By the time I became preoccupied with learning more about my mother's assault, I could no longer ask my grandmother, as she’d died when I was in high school. So I reached out to my mother’s older sister Maryanne*, who I spoke to sporadically. I also spoke with two of my mother’s friends from high school who I found through Facebook: Lisa*, who was there the night my mother was raped, and Amy*, who saw my mother the morning after it happened.
Talking to them, I began to get a clearer picture. Before I tell my mother's story, I want to say that I know that, ultimately, it is hers alone. No matter how much information I gather, I will never fully comprehend what happened to her or the impact it had on her life and subsequently mine. That said, it was important to me to try to understand her trauma more deeply. So much of our troubled relationship involved me struggling, and failing, to understand who my mother was and why she made the choices she did; to understand how someone who loved me so much could also cause me so much pain. In some ways, I feel like the trauma inflicted on her became my inheritance. I wanted to know what I inherited. I wish more than anything that she could tell this story herself. In her absence, I have relied on the recollections of people who were close to her, who loved her, and who tried their best to have insight into how she felt.
Being raped taught her that she would not be protected from people who wanted to do terrible things to her, possibly because she was not worth protecting.
It was the summer after 10th grade, and my mother, then 15, was drinking at a party at a friend’s house while their parents were out of town. My mother got drunk and went upstairs to a bedroom to lie down. She was followed by three older guys who had recently graduated from her high school and were now in college. They were “golden boys,” Lisa and Amy told me — popular, good students who had been stars on the basketball team that my mother cheered for. My mother had a crush on one of them. All three of them raped her.
Afterwards, Lisa went upstairs and found my mother lying on the bed, “completely out of it.” Lisa says when she asked the other three girls at the party what happened, they told her, “‘She was drunk, it’s her fault.’ Immediately, the ranks started closing among these other girls, and I was like, oh my god, I’ve got to get her out of here.”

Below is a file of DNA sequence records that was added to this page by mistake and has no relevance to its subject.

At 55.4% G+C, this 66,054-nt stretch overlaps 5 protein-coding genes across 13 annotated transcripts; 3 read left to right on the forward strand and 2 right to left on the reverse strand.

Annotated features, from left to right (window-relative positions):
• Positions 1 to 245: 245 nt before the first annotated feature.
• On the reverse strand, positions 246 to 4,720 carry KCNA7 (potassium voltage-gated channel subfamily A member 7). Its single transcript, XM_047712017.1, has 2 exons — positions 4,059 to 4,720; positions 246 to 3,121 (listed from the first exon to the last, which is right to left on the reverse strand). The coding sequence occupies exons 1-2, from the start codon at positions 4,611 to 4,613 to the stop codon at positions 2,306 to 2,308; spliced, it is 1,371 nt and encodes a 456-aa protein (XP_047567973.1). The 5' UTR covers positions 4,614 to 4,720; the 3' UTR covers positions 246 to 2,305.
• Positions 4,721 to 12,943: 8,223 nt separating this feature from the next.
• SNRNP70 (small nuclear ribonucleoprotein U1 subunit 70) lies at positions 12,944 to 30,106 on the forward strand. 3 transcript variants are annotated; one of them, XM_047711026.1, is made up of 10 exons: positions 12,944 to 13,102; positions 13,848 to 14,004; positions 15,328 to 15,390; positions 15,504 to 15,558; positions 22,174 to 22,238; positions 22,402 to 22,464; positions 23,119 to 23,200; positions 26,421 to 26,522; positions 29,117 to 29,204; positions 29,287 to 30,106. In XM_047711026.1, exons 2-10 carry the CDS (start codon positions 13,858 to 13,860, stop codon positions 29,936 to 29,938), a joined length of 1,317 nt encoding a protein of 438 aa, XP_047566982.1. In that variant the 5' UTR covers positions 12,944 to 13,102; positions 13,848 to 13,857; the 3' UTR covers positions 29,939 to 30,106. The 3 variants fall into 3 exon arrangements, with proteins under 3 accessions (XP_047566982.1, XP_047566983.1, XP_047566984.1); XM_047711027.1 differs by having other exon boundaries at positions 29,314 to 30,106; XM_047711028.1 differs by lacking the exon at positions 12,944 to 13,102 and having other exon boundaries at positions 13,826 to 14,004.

Lisa drove my mother home. Amy says, “Katy did tell her parents about the rape immediately after it happened, but the general consensus expressed by them at the time was to ‘leave well enough alone,’ and not tell anyone about it for fear of ‘tarnished’ reputations.”
My mother’s sister and her friends differ slightly in describing the effect the assault had on my mother. While Maryanne says my mother was happy and well-adjusted before she was assaulted and did not start drinking heavily until after, her friends told me she was struggling with social anxiety and bulimia before the assault, as well as sneaking alcohol on a regular basis. They all agree, though, that the assault took a tremendous toll on her. Lisa says, “The impact was immediate. It was incredible shame. It was all of the ‘What if’s. ‘What if I hadn’t gone to the party? What if I hadn’t drunk so much? What if I hadn’t gone to lie down? What if I had resisted?’ Basically, ‘what if I was a better version of myself?’” She says it took all of the issues my mother was already dealing with “into a different realm.” She had been a star cheerleader, one of only two sophomores to make varsity, but she quit the team in 11th grade. She started drinking during the day and missing school to stay in her room. By 12th grade, she had, according to her friends, become “borderline agoraphobic,” and dropped out of school before the year was out. At some point during this time, my grandmother sent her to a psychiatrist, but my aunt says they did not discuss the rape; Lisa says my mother mentioned needing to drink just to talk to the doctor. The assault, says Lisa, “certainly made whatever struggles she was going to face more acute. They came harder, they came sooner. There was no support. If I put it in 2018 eyes, I think it could have turned out really differently.”
In the wake of this loss, my mother tried to kill herself, not for the first time.